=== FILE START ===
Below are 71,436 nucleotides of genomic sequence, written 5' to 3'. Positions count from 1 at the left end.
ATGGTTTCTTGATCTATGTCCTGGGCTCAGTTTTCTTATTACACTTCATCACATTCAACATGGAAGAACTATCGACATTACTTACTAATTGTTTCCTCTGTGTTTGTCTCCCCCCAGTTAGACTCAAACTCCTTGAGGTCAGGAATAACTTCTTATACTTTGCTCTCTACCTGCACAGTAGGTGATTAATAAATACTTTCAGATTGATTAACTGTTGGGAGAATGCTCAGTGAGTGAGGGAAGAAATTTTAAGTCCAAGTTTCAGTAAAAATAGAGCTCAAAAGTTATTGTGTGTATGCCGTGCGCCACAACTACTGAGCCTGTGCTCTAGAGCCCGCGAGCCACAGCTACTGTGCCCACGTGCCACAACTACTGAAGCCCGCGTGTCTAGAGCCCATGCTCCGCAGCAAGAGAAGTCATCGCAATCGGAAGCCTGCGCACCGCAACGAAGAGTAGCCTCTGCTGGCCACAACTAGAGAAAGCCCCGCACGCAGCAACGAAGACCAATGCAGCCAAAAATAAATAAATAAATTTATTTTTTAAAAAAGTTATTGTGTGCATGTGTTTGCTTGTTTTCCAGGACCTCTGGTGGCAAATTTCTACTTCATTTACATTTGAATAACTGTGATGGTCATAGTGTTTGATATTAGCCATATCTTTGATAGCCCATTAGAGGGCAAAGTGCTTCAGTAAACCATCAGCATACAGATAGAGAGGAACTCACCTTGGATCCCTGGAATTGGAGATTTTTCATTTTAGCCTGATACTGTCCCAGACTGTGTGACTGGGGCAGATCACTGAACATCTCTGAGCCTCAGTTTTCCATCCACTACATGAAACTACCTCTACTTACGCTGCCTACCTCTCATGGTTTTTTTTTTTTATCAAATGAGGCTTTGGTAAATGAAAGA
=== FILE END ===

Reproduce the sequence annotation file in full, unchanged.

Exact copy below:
Below are 71,436 nucleotides of genomic sequence, written 5' to 3'. Positions count from 1 at the left end.
ATGGTTTCTTGATCTATGTCCTGGGCTCAGTTTTCTTATTACACTTCATCACATTCAACATGGAAGAACTATCGACATTACTTACTAATTGTTTCCTCTGTGTTTGTCTCCCCCCAGTTAGACTCAAACTCCTTGAGGTCAGGAATAACTTCTTATACTTTGCTCTCTACCTGCACAGTAGGTGATTAATAAATACTTTCAGATTGATTAACTGTTGGGAGAATGCTCAGTGAGTGAGGGAAGAAATTTTAAGTCCAAGTTTCAGTAAAAATAGAGCTCAAAAGTTATTGTGTGTATGCCGTGCGCCACAACTACTGAGCCTGTGCTCTAGAGCCCGCGAGCCACAGCTACTGTGCCCACGTGCCACAACTACTGAAGCCCGCGTGTCTAGAGCCCATGCTCCGCAGCAAGAGAAGTCATCGCAATCGGAAGCCTGCGCACCGCAACGAAGAGTAGCCTCTGCTGGCCACAACTAGAGAAAGCCCCGCACGCAGCAACGAAGACCAATGCAGCCAAAAATAAATAAATAAATTTATTTTTTAAAAAAGTTATTGTGTGCATGTGTTTGCTTGTTTTCCAGGACCTCTGGTGGCAAATTTCTACTTCATTTACATTTGAATAACTGTGATGGTCATAGTGTTTGATATTAGCCATATCTTTGATAGCCCATTAGAGGGCAAAGTGCTTCAGTAAACCATCAGCATACAGATAGAGAGGAACTCACCTTGGATCCCTGGAATTGGAGATTTTTCATTTTAGCCTGATACTGTCCCAGACTGTGTGACTGGGGCAGATCACTGAACATCTCTGAGCCTCAGTTTTCCATCCACTACATGAAACTACCTCTACTTACGCTGCCTACCTCTCATGGTTTTTTTTTTTTATCAAATGAGGCTTTGGTAAATGAAAGA